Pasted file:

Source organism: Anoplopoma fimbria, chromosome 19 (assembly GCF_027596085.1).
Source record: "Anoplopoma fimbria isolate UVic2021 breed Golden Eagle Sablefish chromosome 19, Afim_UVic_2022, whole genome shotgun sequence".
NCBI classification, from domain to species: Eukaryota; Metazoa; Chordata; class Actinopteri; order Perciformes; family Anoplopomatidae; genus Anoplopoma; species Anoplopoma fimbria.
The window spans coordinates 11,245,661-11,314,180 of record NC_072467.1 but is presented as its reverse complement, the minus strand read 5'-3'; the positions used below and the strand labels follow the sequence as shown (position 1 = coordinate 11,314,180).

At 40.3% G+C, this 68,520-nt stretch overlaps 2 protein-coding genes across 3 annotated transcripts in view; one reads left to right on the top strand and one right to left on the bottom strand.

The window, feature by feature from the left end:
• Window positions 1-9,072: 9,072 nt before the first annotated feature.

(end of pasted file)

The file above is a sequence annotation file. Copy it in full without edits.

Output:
Source organism: Anoplopoma fimbria, chromosome 19 (assembly GCF_027596085.1).
Source record: "Anoplopoma fimbria isolate UVic2021 breed Golden Eagle Sablefish chromosome 19, Afim_UVic_2022, whole genome shotgun sequence".
NCBI classification, from domain to species: Eukaryota; Metazoa; Chordata; class Actinopteri; order Perciformes; family Anoplopomatidae; genus Anoplopoma; species Anoplopoma fimbria.
The window spans coordinates 11,245,661-11,314,180 of record NC_072467.1 but is presented as its reverse complement, the minus strand read 5'-3'; the positions used below and the strand labels follow the sequence as shown (position 1 = coordinate 11,314,180).

At 40.3% G+C, this 68,520-nt stretch overlaps 2 protein-coding genes across 3 annotated transcripts in view; one reads left to right on the top strand and one right to left on the bottom strand.

The window, feature by feature from the left end:
• Window positions 1-9,072: 9,072 nt before the first annotated feature.